Photographing Hvitserkur

Rising like a prehistoric sea monster from the sea at the Vatnsnes peninsula in Northwest Iceland is the massive basalt monolith Hvitserkur, one of the North‘s most distinct and photogenic natural attractions. Its distinct shape is the result of the natural sculpting of sea and weather and its white colour, wherefrom it gets is name (meaning “white shirt“) comes from the excrement of birds, particularly fulmar and sea gulls as well as the arctic tern in summer, who nest there and in the surrounding area. Another great feature of Hvitserkur is its different appearance according to its angle and how the sun shines on it, resulting in a great variety of opportunities for photographing.

Legend has it that the rock is indeed a troll that was turned to stone by the rays of the sun. And speaking of sun, the midnight sun in midsummer is particularly nice for photographing the monolith, as well as photographing it it by sunset and sunrise. In winter, further whiteness will be added by snow and ice and the fantastic scenery may be further complemented by the appearance of the Northern Lights (Aurora Borealis), dancing their quiet and colourful dance across the arctic sky.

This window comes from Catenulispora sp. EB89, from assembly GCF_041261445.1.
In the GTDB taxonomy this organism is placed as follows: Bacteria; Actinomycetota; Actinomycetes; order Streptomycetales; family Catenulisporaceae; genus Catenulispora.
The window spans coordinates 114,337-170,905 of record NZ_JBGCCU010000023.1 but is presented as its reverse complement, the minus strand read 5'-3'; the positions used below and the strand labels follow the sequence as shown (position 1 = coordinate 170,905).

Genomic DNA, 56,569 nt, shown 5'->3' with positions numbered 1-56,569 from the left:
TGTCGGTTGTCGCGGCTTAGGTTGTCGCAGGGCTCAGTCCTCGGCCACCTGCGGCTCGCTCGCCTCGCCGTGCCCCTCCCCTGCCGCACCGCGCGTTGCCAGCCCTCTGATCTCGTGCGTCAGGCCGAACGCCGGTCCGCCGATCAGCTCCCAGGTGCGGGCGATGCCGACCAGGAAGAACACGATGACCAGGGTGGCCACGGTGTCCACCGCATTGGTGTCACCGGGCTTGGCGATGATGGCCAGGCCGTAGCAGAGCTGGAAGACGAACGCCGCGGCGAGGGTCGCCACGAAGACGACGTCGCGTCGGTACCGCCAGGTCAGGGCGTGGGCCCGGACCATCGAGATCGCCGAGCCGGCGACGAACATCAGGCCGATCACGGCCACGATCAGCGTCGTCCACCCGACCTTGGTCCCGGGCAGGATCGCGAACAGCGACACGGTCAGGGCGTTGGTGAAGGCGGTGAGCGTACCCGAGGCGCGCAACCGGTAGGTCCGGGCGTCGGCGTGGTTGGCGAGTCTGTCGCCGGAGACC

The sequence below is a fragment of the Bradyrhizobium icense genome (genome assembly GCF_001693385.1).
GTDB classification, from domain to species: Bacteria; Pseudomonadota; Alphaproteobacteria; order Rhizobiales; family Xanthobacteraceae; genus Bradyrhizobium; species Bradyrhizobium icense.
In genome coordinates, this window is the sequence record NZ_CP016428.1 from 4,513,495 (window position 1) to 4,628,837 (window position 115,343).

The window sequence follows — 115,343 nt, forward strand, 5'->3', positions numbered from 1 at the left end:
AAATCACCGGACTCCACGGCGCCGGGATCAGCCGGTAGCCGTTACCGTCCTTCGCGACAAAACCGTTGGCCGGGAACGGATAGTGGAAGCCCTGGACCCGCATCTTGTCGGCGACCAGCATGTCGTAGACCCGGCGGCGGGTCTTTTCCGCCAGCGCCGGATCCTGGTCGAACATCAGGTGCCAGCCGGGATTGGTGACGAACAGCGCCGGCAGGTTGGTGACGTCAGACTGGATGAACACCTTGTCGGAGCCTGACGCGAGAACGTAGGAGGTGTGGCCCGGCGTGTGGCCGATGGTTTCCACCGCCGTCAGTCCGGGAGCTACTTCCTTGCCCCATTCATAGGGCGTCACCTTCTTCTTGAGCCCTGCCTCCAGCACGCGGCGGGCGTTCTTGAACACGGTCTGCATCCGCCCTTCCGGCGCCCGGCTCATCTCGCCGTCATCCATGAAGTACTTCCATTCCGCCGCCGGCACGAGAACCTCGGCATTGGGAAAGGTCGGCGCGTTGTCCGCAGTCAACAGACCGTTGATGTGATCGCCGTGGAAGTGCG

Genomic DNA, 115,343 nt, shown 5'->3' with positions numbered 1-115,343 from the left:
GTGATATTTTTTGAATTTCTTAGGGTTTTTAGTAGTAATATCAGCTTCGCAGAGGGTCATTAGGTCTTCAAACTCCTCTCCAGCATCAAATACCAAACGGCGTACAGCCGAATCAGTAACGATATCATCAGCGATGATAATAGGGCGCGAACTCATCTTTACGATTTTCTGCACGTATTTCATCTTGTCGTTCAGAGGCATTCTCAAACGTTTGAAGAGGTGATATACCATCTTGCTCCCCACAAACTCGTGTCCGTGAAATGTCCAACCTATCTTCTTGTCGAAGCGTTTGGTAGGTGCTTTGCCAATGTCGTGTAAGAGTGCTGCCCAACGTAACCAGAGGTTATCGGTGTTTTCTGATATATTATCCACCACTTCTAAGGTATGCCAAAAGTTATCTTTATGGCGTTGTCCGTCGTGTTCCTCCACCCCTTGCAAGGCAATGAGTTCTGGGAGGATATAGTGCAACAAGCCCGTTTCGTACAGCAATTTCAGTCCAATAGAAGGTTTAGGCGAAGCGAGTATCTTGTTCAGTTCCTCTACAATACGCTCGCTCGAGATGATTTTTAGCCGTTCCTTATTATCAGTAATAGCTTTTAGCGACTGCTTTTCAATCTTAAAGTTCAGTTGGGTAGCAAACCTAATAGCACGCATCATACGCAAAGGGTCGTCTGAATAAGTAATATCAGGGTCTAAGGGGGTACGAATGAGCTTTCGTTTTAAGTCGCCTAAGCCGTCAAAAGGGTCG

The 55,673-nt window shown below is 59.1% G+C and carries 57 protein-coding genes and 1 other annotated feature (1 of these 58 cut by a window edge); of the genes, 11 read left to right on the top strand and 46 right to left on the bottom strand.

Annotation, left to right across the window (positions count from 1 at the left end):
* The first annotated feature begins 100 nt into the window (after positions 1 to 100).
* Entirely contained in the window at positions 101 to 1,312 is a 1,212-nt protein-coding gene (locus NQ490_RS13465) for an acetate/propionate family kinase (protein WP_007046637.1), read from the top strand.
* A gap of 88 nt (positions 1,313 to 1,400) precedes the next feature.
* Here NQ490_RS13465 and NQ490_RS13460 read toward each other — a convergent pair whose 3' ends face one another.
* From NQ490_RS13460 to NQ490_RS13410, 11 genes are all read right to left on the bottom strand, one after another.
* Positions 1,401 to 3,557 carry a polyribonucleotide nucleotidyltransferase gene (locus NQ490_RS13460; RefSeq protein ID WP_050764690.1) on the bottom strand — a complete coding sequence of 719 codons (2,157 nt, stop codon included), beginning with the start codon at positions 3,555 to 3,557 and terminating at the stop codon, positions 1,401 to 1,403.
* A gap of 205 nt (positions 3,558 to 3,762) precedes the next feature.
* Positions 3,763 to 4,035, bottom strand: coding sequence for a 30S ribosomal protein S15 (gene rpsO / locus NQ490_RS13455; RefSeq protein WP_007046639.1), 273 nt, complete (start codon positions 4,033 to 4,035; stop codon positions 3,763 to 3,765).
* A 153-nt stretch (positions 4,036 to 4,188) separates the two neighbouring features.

Vatnsnes itself is a mountainous peninsula, adding further to the scenery and seals may be found in the area, Hindisvik and Osar being two good places to seek them out and nearby, at the town Hvammstangi is a seal center, well worth visiting. Also on Vatnsnes and highly recommended is a natural fortress basalt columns natural called Borgarvirki, with further opportunities for great photos.

To access the area you can take a rather bumpy gravel road from the town Hvammstangi in the fjord Midfjordur in Northwest Iceland or take road 711 off the ringroad, thus making a semicircle on Vatnsnes. There is a parking lot in the area, as well as a table and several benches where one may rest. From the parking lot one can easily access the shore , either straight down or following a trail towards it.

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Hvitserkur

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